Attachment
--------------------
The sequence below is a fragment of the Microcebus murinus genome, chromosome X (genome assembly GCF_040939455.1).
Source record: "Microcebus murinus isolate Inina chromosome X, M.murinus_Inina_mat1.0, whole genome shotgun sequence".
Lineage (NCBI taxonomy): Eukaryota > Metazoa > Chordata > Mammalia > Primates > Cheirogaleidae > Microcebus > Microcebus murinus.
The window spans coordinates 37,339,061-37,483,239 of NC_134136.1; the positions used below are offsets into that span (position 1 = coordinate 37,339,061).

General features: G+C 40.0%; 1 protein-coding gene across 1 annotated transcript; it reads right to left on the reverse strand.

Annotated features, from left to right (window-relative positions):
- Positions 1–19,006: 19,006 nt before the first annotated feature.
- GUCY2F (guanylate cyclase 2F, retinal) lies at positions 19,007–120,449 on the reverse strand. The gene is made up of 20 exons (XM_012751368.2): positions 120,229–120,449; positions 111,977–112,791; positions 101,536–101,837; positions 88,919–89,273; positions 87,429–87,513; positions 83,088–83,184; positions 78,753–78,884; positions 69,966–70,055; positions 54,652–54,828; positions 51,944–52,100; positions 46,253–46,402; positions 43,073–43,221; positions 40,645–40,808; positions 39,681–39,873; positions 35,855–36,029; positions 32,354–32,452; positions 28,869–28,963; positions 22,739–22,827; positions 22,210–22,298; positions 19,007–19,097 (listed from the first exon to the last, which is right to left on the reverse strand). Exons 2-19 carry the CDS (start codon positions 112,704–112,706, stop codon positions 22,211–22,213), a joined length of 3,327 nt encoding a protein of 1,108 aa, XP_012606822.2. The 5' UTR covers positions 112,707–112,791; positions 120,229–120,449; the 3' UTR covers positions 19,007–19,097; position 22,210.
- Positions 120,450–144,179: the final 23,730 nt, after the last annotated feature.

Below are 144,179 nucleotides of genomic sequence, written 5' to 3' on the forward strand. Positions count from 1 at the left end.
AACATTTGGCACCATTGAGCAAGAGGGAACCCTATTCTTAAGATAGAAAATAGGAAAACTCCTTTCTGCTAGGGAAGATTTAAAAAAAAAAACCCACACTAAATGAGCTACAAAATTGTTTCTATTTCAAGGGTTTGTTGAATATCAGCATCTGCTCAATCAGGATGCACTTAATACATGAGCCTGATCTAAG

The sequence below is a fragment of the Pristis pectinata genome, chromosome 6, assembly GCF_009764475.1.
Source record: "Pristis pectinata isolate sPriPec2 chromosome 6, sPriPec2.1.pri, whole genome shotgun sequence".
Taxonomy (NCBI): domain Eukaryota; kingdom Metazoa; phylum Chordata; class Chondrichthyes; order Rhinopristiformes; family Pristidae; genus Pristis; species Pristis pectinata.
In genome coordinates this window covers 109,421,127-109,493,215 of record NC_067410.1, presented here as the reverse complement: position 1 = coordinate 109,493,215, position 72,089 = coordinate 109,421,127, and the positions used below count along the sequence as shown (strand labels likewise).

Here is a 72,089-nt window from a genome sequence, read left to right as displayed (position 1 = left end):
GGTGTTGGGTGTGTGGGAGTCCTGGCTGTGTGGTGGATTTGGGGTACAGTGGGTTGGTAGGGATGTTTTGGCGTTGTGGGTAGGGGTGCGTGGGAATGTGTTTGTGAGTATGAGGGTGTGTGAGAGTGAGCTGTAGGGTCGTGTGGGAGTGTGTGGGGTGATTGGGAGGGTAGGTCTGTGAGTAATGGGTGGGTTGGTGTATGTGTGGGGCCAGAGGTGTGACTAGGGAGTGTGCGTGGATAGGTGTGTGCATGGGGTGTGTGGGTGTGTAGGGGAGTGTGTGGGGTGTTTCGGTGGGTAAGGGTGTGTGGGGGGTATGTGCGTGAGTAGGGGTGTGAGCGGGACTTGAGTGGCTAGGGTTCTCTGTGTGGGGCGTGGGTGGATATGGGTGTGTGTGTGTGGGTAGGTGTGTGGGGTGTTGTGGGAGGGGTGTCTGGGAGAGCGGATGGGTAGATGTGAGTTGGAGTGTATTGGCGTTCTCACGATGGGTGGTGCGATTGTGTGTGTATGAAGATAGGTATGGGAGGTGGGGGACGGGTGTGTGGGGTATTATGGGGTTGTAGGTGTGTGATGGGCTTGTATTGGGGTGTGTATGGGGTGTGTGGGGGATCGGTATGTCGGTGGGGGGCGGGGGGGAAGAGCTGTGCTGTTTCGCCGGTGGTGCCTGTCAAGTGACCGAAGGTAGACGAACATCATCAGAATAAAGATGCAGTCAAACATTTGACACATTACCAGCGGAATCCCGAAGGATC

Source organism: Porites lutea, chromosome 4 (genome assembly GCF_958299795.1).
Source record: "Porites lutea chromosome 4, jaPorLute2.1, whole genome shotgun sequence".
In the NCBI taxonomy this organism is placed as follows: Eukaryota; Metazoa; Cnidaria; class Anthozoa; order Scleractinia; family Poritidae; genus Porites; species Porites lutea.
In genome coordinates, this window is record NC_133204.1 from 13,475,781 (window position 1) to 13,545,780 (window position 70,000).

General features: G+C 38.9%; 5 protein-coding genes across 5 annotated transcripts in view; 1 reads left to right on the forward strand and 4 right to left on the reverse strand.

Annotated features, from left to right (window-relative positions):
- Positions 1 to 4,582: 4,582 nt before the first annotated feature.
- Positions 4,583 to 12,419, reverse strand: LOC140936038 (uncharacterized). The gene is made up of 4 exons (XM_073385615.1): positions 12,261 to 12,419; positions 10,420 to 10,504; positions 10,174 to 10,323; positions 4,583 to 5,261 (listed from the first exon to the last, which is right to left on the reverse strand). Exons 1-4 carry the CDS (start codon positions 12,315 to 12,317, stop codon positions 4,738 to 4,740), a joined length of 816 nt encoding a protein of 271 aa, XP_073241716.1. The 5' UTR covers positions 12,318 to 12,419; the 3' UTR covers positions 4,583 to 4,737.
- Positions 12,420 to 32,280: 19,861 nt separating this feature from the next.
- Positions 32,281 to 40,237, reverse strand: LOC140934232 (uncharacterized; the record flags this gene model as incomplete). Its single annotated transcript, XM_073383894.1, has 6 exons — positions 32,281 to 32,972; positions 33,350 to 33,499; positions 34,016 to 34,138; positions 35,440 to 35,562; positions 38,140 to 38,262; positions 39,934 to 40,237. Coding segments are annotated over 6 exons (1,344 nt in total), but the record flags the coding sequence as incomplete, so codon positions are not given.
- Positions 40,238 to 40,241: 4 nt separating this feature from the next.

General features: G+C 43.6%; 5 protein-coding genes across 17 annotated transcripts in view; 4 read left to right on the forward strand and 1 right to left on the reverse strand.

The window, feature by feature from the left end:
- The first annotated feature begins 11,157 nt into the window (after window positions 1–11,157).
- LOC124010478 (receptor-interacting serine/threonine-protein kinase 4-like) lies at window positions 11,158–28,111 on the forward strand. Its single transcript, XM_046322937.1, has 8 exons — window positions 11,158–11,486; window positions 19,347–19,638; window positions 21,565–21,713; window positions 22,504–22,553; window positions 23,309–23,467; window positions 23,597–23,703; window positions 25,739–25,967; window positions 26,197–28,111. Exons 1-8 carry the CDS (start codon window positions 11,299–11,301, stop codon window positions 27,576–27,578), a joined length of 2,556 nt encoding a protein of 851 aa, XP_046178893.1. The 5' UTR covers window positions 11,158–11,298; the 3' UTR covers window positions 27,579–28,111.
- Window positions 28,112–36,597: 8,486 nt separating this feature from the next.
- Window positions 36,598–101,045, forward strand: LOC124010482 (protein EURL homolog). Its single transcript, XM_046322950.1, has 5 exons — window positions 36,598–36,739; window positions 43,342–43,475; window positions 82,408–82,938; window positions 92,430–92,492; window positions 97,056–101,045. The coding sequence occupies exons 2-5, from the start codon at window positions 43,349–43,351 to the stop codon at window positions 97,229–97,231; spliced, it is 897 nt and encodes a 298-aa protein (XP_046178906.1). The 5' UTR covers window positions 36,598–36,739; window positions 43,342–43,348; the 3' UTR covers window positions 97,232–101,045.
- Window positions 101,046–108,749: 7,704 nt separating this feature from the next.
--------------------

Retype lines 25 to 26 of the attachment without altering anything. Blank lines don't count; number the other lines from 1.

- Positions 4,583 to 12,419, reverse strand: LOC140936038 (uncharacterized). The gene is made up of 4 exons (XM_073385615.1): positions 12,261 to 12,419; positions 10,420 to 10,504; positions 10,174 to 10,323; positions 4,583 to 5,261 (listed from the first exon to the last, which is right to left on the reverse strand). Exons 1-4 carry the CDS (start codon positions 12,315 to 12,317, stop codon positions 4,738 to 4,740), a joined length of 816 nt encoding a protein of 271 aa, XP_073241716.1. The 5' UTR covers positions 12,318 to 12,419; the 3' UTR covers positions 4,583 to 4,737.
- Positions 12,420 to 32,280: 19,861 nt separating this feature from the next.